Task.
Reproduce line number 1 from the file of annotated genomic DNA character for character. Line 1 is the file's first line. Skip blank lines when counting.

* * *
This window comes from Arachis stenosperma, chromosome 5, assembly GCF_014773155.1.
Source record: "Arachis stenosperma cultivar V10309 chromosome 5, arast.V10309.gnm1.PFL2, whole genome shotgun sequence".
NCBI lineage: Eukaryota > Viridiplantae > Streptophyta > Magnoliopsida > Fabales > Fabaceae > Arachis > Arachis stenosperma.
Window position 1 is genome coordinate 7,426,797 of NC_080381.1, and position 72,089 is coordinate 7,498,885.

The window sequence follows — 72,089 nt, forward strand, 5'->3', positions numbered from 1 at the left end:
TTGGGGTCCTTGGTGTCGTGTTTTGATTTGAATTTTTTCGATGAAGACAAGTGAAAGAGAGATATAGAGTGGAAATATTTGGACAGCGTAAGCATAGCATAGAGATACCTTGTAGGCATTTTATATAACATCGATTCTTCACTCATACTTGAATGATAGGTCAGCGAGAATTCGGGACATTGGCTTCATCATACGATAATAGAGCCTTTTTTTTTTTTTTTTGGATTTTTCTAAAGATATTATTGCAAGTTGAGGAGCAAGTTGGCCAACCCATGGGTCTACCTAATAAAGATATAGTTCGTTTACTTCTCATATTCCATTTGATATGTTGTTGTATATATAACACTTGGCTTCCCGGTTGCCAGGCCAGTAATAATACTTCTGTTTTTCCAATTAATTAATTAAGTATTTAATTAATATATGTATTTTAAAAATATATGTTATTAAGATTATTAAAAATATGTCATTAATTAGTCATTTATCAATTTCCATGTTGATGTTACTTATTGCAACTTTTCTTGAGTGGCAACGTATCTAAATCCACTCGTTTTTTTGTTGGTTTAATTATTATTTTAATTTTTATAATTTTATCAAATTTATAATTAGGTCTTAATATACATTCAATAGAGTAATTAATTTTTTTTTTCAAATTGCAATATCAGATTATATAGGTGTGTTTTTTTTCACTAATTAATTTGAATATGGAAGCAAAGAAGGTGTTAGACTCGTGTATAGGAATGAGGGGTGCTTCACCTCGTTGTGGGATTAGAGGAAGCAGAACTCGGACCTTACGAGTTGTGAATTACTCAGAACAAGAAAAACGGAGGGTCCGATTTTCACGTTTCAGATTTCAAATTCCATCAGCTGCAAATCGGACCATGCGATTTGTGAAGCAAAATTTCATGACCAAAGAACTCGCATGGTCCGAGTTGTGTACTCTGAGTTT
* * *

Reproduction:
This window comes from Arachis stenosperma, chromosome 5, assembly GCF_014773155.1.